Specific: the goal must be specific as to what we want to achieve. By the end of 2010, our gross margins will increase 15%. The goal should clearly define the specific result we want to achieve.
Measurable: a goal which is not measurable cannot be achieved. We want to improve customer service is not a sufficient goal – if we cannot measure our result, it is not a goal. We want to improve customer service by 35% as measured by our quarterly survey is a measurable goal.
Attainable: the goal should be ambitious, but attainable. If your company has only ever served 2,000 customers in a given year and you set a goal to serve 20,000 customers (without some significant change in company size or budget), you are likely to fail. If you have served 2,000 customers for several years, perhaps serving 3,000 customers isn’t that much of a stretch.Make your goals ambitious, but achievable.
Relevant: goals should be relevant to your vision and mission. If you’re Best Buy, setting a corporate goal to increase clothing apparel sales is a poor choice. We worked with a banking software development firm that was setting goals regarding their customers’ growth and not their own. These goals are not directly relevant to what the company was doing – they could not control whether or not their clients grow. All they could control was growing their own client base.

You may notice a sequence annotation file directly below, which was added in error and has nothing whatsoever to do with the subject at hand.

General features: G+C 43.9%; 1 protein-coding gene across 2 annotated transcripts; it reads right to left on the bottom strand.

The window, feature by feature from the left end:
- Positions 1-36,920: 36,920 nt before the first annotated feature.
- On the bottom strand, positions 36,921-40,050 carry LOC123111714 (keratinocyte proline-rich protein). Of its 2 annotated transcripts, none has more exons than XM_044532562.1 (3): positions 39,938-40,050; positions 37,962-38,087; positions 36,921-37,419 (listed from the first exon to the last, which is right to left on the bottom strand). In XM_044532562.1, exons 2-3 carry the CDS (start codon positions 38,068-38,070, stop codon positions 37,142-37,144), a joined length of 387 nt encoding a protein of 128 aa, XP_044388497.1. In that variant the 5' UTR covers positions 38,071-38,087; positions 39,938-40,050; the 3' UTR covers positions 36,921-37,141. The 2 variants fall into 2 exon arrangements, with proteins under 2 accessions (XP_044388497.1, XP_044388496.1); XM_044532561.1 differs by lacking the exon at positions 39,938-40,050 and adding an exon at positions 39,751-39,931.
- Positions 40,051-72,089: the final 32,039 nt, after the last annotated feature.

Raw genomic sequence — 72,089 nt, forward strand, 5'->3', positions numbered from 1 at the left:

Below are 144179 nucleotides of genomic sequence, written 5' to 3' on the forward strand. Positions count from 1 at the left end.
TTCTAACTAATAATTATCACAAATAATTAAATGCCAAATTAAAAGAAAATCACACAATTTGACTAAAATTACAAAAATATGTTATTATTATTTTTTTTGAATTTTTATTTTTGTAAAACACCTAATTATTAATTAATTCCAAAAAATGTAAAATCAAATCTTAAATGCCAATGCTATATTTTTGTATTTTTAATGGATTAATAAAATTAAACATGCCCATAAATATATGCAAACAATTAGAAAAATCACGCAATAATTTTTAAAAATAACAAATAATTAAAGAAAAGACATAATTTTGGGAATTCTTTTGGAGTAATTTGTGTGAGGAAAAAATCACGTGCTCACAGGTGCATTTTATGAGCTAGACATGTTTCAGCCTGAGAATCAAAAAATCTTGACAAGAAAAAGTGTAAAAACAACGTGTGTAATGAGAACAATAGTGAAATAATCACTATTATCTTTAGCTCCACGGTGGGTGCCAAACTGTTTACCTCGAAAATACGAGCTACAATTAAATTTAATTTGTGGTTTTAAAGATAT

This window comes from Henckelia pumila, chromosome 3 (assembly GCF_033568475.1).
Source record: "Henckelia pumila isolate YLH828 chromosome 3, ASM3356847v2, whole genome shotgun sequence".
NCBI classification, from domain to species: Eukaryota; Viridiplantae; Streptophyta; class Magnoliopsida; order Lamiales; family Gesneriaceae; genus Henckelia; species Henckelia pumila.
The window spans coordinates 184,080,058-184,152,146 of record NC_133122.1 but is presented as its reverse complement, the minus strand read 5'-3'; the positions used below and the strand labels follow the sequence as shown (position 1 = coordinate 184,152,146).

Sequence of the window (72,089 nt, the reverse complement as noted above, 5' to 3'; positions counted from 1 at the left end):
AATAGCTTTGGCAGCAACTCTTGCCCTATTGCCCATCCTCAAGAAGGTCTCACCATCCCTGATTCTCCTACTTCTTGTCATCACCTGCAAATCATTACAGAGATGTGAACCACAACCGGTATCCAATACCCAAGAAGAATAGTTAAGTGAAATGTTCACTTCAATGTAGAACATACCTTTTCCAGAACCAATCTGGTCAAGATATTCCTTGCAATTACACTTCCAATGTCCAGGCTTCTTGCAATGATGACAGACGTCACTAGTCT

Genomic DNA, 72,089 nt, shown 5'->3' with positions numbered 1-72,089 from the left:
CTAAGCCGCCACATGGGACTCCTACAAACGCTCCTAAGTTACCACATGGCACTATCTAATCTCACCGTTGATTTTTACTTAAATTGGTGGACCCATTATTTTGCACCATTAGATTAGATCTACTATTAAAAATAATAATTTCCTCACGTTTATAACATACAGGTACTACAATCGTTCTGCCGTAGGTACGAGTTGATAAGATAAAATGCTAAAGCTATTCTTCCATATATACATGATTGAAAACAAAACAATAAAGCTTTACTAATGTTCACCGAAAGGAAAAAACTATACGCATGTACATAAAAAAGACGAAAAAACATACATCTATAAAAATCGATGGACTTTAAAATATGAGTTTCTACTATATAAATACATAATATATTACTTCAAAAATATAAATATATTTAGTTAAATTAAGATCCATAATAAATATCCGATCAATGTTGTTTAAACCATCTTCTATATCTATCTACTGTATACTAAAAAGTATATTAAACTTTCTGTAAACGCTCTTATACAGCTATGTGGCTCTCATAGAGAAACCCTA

Time-bound: your goals should have a definitive start and end. A goal with no end date will continually be moved. Committing to a due date will allow employees to create milestones to achieve on the way to that goal.